On the other end of the scale of Directors, there was a violence-prone thug like William Casey, 1981 to 1987, a throwback to the days of “Wild” Bill Donavon who ran the OSS, World War II forerunner of the CIA. Casey was a good chum of the late Great Communicator and relished the dirty-tricks part of Big Intelligence. He utterly failed in the CIA’s great tasks, from understanding revolutionary developments then occurring in the Soviet Union to knowing enough about the Middle East to prevent Reagan’s disastrous, embarrassing landing and blowing-up of Marines in Lebanon.

Intelligence agencies do succeed at certain kinds of tasks, but they are not necessarily tasks sensible people want done in a free society. The KGB was very effective at keeping the population of Soviet Union watched and intimidated. The FBI in the United States was pretty effective at the same task. Many members of the American government, in both legislative and executive branches, for decades lived in dread of revelations from the special files Director Hoover kept on them. As a part of its defensive arsenal against Hoover, officials at the CIA – the Agency and the FBI fought like wild dogs over every scrap of bone – are reported to have kept salacious items like a Peeping Tom photograph of Mr. Hoover having oral sex with his assistant Clyde Tolson.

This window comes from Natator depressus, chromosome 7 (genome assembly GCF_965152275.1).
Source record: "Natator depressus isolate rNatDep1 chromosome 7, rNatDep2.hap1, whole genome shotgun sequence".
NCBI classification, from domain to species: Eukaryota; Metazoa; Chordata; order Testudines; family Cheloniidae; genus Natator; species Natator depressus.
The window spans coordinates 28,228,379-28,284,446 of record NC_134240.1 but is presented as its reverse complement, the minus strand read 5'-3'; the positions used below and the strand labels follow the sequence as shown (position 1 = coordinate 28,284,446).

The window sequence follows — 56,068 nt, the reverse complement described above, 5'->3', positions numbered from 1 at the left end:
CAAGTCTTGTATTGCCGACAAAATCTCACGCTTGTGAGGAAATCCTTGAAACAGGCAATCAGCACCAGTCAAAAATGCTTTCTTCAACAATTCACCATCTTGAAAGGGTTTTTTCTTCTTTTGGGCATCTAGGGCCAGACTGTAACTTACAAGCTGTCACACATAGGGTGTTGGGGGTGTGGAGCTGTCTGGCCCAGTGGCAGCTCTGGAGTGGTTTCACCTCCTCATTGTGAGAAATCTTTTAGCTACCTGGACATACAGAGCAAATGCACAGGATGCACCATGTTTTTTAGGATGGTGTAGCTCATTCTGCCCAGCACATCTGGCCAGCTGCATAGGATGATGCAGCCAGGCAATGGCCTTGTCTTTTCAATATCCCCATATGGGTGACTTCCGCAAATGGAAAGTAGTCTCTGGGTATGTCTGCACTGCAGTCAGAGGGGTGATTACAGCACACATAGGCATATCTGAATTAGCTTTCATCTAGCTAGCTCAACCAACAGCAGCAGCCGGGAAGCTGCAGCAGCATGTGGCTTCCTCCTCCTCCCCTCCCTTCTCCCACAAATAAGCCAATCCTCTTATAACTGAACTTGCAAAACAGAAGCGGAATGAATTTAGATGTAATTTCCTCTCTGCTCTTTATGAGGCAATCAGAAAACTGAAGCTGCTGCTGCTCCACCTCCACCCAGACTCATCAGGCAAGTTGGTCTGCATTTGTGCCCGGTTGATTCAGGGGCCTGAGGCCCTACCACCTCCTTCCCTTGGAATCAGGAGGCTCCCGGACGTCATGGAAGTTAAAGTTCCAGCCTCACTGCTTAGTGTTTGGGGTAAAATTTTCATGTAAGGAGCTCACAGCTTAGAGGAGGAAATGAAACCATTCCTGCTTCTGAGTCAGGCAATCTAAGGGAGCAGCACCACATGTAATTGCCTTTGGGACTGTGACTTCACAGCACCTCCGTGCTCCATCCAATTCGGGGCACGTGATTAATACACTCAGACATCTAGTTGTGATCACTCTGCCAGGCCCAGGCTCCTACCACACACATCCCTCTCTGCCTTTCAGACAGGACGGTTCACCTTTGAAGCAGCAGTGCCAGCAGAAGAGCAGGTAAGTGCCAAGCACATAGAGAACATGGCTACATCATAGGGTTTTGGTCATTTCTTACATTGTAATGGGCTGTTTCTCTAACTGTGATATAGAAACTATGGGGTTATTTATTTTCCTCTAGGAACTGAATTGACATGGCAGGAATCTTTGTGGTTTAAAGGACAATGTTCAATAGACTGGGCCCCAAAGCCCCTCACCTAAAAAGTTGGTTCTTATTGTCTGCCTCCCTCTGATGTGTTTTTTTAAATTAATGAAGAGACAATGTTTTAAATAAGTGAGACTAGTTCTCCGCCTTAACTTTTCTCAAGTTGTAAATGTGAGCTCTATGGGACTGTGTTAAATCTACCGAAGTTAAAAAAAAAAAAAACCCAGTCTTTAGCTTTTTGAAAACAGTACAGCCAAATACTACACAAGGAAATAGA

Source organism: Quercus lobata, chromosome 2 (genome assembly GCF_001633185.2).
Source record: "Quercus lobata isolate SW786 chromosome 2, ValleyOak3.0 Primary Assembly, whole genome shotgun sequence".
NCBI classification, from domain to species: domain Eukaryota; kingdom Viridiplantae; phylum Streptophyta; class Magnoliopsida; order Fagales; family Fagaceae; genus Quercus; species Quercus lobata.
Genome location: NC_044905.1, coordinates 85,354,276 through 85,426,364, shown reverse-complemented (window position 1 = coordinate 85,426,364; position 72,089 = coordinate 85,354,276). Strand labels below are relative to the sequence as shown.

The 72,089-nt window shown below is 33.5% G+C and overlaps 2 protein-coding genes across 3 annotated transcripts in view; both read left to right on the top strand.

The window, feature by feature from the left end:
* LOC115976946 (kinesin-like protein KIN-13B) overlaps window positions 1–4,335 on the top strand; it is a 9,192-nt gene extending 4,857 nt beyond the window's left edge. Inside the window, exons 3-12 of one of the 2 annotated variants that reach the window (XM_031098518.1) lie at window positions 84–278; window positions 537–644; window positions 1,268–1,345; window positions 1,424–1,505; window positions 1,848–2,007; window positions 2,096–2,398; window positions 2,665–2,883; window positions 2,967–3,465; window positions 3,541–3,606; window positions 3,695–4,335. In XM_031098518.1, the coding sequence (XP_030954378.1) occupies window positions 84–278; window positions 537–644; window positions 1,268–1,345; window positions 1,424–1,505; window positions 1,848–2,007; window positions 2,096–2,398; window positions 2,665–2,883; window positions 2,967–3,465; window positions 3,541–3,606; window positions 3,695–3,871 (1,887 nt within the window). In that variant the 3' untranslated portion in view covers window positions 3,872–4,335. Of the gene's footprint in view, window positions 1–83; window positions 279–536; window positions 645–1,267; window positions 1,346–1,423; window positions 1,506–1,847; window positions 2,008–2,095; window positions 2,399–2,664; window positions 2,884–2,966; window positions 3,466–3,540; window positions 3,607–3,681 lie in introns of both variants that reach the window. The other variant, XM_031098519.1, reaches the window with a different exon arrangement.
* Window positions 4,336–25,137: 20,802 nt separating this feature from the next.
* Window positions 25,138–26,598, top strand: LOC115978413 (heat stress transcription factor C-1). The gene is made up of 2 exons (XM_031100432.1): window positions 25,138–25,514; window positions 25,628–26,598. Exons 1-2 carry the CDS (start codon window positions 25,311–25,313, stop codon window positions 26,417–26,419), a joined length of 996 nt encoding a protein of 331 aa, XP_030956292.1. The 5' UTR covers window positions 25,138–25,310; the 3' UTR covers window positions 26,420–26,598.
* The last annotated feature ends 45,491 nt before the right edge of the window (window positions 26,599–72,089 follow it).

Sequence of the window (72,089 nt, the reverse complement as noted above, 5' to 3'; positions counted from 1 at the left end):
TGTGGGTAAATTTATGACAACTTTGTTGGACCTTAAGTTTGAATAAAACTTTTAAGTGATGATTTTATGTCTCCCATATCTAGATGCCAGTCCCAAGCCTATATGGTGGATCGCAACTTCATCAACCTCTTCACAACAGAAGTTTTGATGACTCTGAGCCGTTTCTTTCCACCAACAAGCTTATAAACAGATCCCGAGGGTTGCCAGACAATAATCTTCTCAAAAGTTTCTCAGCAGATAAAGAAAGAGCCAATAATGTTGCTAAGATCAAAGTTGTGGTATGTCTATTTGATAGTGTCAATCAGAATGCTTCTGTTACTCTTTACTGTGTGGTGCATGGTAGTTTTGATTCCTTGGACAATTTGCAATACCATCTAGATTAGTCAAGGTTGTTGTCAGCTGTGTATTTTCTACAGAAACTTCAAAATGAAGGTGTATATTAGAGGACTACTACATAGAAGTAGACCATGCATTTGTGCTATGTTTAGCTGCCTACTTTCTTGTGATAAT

The CIA has at times been successful at overthrowing, or contributing to the overthrow of, governments America doesn’t like, even when they were elected, although it often fails here, too, the most notable example being its years of costly, stupid effort to overthrow Castro. The Agency also pays selected politicians, leaders, and parties all over the world both to assist them and compromise them should it become necessary later to apply pressure. The new Prime Minister of Iraq’s so-called independent government is one of these CIA creatures.

Many of the CIA’s most costly operations appear successful when viewed superficially. Its operation in Afghanistan during the 1980s, where it spent billions to help drive out the Soviets, is a good example. Eventually, the Soviets left and were embarrassed by their failure, but if you examine the operation over a longer time-horizon, you see that it was in fact a catastrophic failure.